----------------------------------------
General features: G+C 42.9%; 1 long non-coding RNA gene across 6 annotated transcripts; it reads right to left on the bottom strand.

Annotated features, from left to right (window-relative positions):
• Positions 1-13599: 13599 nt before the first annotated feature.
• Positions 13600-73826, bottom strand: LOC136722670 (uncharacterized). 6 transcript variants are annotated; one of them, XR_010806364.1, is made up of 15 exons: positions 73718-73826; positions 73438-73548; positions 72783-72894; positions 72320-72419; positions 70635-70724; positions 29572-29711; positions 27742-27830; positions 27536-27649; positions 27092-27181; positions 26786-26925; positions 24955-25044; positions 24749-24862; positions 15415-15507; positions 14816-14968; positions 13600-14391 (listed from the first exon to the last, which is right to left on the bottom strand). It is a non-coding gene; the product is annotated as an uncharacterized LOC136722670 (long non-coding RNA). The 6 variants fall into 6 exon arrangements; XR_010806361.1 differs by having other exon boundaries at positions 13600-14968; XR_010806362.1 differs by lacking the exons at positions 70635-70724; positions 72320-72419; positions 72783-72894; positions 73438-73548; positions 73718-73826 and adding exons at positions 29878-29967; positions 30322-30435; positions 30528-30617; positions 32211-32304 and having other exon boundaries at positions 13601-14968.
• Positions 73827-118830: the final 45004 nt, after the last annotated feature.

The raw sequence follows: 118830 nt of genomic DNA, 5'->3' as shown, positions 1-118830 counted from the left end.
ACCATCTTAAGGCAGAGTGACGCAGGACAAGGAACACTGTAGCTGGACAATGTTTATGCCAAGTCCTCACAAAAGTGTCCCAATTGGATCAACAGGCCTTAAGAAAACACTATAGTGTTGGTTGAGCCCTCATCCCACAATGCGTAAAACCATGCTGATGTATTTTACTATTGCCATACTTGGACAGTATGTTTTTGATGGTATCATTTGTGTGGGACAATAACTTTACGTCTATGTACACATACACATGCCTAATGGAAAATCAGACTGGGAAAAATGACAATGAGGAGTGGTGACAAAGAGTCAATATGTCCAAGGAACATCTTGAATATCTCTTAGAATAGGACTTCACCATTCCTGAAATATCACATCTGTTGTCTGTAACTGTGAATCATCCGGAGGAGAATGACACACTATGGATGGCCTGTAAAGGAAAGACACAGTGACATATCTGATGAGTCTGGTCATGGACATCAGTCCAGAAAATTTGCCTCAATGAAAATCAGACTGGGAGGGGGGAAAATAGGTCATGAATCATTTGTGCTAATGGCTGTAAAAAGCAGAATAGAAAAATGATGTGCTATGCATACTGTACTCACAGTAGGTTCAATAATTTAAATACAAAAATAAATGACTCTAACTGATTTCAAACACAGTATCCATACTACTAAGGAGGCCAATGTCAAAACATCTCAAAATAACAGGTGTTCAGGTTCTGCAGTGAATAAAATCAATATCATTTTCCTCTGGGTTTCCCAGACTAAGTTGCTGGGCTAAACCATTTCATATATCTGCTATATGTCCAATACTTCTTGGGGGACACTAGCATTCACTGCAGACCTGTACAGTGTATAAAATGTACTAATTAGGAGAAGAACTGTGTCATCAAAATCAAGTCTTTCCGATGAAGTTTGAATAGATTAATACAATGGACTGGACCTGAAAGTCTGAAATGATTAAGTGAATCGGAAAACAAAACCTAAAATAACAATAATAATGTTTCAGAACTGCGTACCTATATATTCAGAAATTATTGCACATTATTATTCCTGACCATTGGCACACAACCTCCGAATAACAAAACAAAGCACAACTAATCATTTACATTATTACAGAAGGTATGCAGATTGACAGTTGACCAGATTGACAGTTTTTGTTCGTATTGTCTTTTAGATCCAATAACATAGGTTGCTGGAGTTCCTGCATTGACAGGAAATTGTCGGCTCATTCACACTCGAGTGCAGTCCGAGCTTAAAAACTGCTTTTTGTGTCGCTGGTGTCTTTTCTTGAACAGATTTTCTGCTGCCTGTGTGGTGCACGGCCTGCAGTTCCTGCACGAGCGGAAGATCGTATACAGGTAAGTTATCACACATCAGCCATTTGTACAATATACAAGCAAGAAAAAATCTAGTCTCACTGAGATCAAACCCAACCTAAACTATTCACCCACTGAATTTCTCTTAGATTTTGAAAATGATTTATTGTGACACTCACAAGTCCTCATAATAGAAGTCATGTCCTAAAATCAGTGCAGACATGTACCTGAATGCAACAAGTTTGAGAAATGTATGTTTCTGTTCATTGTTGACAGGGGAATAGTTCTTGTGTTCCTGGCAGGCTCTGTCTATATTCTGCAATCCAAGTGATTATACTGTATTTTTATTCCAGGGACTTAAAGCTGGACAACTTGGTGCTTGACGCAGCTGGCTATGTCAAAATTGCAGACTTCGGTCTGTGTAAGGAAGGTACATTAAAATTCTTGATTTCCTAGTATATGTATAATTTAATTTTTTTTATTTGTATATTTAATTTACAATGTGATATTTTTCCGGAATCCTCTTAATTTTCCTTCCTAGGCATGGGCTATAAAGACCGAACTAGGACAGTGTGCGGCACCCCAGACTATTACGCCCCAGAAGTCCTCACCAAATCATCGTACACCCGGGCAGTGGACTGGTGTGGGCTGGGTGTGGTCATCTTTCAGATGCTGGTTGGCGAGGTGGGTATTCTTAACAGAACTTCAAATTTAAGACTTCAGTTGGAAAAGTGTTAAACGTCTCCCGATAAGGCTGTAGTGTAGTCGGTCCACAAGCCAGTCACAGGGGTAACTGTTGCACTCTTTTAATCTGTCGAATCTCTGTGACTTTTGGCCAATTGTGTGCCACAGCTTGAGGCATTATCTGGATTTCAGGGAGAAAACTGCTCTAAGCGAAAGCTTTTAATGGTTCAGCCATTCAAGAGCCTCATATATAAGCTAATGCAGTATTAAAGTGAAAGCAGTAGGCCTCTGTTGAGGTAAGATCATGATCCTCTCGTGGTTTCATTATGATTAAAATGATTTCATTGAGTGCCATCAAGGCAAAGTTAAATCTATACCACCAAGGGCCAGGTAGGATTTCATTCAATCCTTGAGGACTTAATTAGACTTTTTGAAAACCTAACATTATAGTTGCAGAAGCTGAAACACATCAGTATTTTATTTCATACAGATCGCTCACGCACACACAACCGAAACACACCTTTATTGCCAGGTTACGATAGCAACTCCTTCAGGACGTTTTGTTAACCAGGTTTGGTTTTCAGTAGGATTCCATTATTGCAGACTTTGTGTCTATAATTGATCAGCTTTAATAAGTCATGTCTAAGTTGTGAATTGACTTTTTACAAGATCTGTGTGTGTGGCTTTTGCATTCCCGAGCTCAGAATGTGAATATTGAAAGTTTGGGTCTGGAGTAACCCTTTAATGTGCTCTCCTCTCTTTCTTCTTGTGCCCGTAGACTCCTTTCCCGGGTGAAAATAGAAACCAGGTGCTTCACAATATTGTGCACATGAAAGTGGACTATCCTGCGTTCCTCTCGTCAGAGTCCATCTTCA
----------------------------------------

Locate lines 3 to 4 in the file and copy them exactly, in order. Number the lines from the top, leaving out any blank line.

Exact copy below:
• Positions 1-13599: 13599 nt before the first annotated feature.
• Positions 13600-73826, bottom strand: LOC136722670 (uncharacterized). 6 transcript variants are annotated; one of them, XR_010806364.1, is made up of 15 exons: positions 73718-73826; positions 73438-73548; positions 72783-72894; positions 72320-72419; positions 70635-70724; positions 29572-29711; positions 27742-27830; positions 27536-27649; positions 27092-27181; positions 26786-26925; positions 24955-25044; positions 24749-24862; positions 15415-15507; positions 14816-14968; positions 13600-14391 (listed from the first exon to the last, which is right to left on the bottom strand). It is a non-coding gene; the product is annotated as an uncharacterized LOC136722670 (long non-coding RNA). The 6 variants fall into 6 exon arrangements; XR_010806361.1 differs by having other exon boundaries at positions 13600-14968; XR_010806362.1 differs by lacking the exons at positions 70635-70724; positions 72320-72419; positions 72783-72894; positions 73438-73548; positions 73718-73826 and adding exons at positions 29878-29967; positions 30322-30435; positions 30528-30617; positions 32211-32304 and having other exon boundaries at positions 13601-14968.